Mishima: A Man Torn Between Two Worlds

By PHILIP SHABECOFF (The New York Times, November 26, 1970)

Washington, Nov. 25--The morning before he killed himself, Yukio Mishima reportedly handed to his publishers in Tokyo the final chapter of the fourth volume of a tetralogy titled "The Sea of Fertility." Perhaps the title helps explain why this 45-year-old writer, who enjoyed fame, wealth and critical acclaim, took his own life. The title refers to the moon's Sea of Fertility--a dry, cold, sterile place. That "sea" was Mr. Mishima's metaphor for the world and perhaps for Japan, which was for him the world.

"Mishima was torn apart by the Japanese transition to modernism," Harold Strauss, his long-time editor at Alfred Knopf, said during a telephone interview today. "He had one foot in the past and one in the future. He was able to articulate this change as no other Japanese novelist was able to do. Older writers such as Yasuhari Kawabata can write only of the past and younger writers such as Kobo Abe can write only of the present."

Mr. Mishima was split between East and West as well as--or because of--being torn between past and present. By his writings and by example, he constantly urged his country to return to what he saw as the purer values of traditional Japan.

Although his private army--the Tate no Kai--or Shield Society--led many Westerners to believe that he sought to revive Japanese militarism, he actually loathed the militarism represented by the Japanese Army of pre-World War II years. He regarded that militarism as a foreign import alien to the Japanese spirit.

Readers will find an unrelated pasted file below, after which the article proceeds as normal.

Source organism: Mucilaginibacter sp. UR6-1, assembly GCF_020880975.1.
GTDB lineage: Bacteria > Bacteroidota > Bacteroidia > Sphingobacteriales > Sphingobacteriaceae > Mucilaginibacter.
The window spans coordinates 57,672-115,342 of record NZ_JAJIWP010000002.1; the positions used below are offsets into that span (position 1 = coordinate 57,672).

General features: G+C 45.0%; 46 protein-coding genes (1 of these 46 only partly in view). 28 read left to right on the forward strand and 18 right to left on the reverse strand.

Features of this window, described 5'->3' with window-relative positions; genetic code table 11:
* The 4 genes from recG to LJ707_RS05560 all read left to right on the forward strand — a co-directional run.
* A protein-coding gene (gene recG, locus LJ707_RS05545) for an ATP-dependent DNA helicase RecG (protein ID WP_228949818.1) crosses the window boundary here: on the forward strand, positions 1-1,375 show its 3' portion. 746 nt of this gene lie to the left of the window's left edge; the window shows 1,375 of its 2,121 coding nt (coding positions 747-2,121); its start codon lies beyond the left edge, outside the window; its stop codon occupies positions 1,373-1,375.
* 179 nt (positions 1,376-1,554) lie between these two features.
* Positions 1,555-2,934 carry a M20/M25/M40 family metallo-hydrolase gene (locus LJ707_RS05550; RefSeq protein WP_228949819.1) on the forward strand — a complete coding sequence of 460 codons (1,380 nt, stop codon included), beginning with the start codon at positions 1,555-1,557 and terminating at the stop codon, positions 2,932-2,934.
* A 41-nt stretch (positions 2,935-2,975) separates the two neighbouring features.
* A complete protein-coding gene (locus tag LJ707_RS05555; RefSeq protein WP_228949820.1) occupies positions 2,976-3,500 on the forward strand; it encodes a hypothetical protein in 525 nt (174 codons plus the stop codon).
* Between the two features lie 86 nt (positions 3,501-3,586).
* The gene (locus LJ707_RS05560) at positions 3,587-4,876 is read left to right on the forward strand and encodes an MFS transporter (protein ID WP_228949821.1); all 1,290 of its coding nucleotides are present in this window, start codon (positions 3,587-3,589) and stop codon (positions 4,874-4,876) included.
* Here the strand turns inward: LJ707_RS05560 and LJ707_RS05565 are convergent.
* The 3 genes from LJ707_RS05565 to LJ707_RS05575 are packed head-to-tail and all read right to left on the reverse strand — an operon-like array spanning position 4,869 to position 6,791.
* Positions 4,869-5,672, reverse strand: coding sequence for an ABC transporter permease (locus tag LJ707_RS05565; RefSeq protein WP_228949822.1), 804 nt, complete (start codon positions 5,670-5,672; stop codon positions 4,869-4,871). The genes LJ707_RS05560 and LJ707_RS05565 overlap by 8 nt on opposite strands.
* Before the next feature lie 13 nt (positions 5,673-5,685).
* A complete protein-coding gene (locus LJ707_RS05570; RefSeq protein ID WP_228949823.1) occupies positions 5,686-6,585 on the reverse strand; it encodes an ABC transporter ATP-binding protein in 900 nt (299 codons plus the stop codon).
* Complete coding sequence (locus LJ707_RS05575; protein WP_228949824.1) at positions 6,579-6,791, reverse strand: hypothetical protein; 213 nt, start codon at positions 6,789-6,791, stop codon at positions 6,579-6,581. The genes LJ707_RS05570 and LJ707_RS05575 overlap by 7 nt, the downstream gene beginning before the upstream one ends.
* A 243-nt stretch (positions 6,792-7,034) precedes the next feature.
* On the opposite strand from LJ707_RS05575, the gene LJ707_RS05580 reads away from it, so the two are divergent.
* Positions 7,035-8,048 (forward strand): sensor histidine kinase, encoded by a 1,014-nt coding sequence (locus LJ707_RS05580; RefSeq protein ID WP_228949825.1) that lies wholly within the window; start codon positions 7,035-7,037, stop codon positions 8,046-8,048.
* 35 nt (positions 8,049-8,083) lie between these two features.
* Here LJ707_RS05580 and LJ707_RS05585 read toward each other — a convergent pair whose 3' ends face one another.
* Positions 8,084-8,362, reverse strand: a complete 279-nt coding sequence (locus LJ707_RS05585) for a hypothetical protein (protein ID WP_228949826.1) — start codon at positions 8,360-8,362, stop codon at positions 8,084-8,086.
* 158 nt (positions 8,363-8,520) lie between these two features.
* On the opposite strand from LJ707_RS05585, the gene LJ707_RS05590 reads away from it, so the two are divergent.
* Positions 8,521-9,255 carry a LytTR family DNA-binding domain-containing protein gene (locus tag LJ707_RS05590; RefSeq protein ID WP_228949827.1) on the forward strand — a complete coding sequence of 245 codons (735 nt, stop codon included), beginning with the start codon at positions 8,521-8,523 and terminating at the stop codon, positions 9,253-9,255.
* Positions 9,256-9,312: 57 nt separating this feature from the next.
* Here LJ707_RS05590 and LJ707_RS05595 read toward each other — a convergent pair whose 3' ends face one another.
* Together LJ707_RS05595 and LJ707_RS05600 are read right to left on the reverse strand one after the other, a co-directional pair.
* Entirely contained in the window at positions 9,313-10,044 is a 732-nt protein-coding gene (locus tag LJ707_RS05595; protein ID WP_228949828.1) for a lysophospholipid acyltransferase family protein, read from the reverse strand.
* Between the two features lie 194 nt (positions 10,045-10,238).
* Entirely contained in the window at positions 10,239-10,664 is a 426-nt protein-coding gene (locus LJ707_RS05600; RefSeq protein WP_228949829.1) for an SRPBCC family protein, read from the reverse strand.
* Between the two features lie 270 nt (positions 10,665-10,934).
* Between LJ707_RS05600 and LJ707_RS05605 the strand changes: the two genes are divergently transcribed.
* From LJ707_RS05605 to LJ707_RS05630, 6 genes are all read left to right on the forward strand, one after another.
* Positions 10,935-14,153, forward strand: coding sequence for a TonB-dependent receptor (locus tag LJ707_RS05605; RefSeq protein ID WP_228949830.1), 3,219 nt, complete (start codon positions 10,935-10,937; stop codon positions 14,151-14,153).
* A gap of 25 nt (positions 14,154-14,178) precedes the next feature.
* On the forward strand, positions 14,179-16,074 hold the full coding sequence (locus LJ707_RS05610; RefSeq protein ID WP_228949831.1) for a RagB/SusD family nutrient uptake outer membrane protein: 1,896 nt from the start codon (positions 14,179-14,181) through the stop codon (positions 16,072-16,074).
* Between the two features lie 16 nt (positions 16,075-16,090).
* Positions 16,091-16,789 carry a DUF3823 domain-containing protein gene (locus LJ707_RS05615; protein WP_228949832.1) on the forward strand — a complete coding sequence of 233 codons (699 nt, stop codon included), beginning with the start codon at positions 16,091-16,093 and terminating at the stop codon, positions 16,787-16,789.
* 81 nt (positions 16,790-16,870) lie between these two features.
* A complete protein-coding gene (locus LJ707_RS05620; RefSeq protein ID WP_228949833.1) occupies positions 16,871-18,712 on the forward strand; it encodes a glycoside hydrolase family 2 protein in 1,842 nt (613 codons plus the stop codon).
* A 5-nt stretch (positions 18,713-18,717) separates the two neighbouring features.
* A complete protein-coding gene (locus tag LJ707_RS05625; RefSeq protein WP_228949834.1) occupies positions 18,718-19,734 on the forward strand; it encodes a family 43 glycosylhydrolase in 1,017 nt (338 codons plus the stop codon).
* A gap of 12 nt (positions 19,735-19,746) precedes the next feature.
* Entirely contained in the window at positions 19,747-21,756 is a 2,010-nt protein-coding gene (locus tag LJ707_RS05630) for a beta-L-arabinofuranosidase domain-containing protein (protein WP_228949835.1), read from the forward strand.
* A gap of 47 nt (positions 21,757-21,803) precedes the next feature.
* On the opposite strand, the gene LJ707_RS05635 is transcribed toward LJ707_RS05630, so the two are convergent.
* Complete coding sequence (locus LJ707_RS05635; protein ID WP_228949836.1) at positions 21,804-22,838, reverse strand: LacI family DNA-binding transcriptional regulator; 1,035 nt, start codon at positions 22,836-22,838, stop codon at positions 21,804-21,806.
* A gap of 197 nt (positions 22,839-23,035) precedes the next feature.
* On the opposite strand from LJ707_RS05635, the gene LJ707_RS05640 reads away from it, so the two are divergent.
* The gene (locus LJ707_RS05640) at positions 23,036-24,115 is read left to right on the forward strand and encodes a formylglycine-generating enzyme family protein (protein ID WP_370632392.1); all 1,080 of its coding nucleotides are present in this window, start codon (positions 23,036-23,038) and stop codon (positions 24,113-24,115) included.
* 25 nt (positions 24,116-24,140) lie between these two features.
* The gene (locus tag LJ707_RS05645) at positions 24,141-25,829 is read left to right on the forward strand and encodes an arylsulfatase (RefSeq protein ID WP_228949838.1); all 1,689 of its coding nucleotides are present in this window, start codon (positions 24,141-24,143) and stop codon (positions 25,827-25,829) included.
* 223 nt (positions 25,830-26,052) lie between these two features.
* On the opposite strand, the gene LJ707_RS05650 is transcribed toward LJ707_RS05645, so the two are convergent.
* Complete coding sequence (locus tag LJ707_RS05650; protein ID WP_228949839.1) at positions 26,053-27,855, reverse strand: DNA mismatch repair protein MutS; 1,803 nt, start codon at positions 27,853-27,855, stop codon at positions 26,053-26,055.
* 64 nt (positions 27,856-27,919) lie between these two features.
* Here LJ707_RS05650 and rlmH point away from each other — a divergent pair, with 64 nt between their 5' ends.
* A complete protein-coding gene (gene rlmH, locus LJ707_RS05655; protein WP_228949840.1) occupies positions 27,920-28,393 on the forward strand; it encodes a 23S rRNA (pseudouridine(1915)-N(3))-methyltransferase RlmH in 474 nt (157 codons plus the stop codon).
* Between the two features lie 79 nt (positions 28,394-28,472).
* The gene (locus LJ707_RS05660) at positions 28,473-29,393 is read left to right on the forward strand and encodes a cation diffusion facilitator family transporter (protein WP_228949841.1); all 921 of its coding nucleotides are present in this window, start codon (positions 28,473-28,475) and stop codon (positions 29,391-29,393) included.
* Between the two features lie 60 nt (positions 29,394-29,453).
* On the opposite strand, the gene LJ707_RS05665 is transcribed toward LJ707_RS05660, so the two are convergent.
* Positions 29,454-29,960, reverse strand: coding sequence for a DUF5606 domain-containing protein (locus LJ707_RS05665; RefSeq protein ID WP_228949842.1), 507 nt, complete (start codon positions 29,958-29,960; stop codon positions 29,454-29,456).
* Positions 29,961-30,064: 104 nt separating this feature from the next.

What he really was seeking was a return to the samurai tradition, which he saw as an ethical and esthetic system truer to the spirit of Japan than a modern army.

He deplored most of the signs of Westernization in Japan. Western influence, he felt, was corrupting Japan and robbing her of her essential spirit.

The title of the final volume of his tetralogy, called "Tennin Gosui," which can be translated literally as "Heavenly Being--Five Marks of Decay," may have been a projection of this revulsion with Western influence in Japan.

Had Western Elements

And yet, Mr. Mishima's own life style had many distinctive Western elements. He lived in an Italianate villa in Tokyo crammed with baroque and rococo art objects. He sent his wife to a Western cooking school. He could communicate with Westerners as well as anyone in Japan today and seemed to take pleasure in doing so.

Death and blood and suicide play important roles in many of Mr. Mishima's writings. In his first novel, the autobiographical "Confessions of a Mask," the protagonist is enveloped by a morbid fascination for the martyrdom of St. Sebastian. It was written when he was 19 years old.

Death and suicide often are associated with sexual ecstasy of both homosexual and heterosexual variety in Mishima's books. One of his most famous short stories, entitled "Patriotism," is about a young army officer and his wife who commit ritual hara-kiri, described in explicit detail, after a night of violent love-making. The story was later made into a film in which Mishima himself played the lieutenant.

'Glorified the Act'